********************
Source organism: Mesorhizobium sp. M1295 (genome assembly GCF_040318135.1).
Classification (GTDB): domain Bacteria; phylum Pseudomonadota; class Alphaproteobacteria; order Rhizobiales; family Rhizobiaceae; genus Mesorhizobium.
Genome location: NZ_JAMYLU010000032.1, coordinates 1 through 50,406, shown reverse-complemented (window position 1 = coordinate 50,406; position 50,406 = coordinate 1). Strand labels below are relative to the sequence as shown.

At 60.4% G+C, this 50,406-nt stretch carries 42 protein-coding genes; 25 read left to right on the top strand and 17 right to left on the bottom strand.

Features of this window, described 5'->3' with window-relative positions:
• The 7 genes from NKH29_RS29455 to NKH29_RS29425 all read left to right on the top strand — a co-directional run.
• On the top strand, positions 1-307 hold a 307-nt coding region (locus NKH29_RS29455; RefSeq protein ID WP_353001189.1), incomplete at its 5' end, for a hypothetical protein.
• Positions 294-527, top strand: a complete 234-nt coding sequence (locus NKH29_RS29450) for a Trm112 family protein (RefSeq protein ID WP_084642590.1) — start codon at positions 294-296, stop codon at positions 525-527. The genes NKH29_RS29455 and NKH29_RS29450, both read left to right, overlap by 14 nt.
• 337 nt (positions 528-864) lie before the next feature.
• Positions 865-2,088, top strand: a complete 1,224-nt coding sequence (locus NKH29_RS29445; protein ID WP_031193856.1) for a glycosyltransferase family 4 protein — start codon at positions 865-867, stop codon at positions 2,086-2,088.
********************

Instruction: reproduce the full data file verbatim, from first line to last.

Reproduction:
Source organism: Mesorhizobium sp. M1295 (genome assembly GCF_040318135.1).
Classification (GTDB): domain Bacteria; phylum Pseudomonadota; class Alphaproteobacteria; order Rhizobiales; family Rhizobiaceae; genus Mesorhizobium.
Genome location: NZ_JAMYLU010000032.1, coordinates 1 through 50,406, shown reverse-complemented (window position 1 = coordinate 50,406; position 50,406 = coordinate 1). Strand labels below are relative to the sequence as shown.

At 60.4% G+C, this 50,406-nt stretch carries 42 protein-coding genes; 25 read left to right on the top strand and 17 right to left on the bottom strand.

Features of this window, described 5'->3' with window-relative positions:
• The 7 genes from NKH29_RS29455 to NKH29_RS29425 all read left to right on the top strand — a co-directional run.
• On the top strand, positions 1-307 hold a 307-nt coding region (locus NKH29_RS29455; RefSeq protein ID WP_353001189.1), incomplete at its 5' end, for a hypothetical protein.
• Positions 294-527, top strand: a complete 234-nt coding sequence (locus NKH29_RS29450) for a Trm112 family protein (RefSeq protein ID WP_084642590.1) — start codon at positions 294-296, stop codon at positions 525-527. The genes NKH29_RS29455 and NKH29_RS29450, both read left to right, overlap by 14 nt.
• 337 nt (positions 528-864) lie before the next feature.
• Positions 865-2,088, top strand: a complete 1,224-nt coding sequence (locus NKH29_RS29445; protein ID WP_031193856.1) for a glycosyltransferase family 4 protein — start codon at positions 865-867, stop codon at positions 2,086-2,088.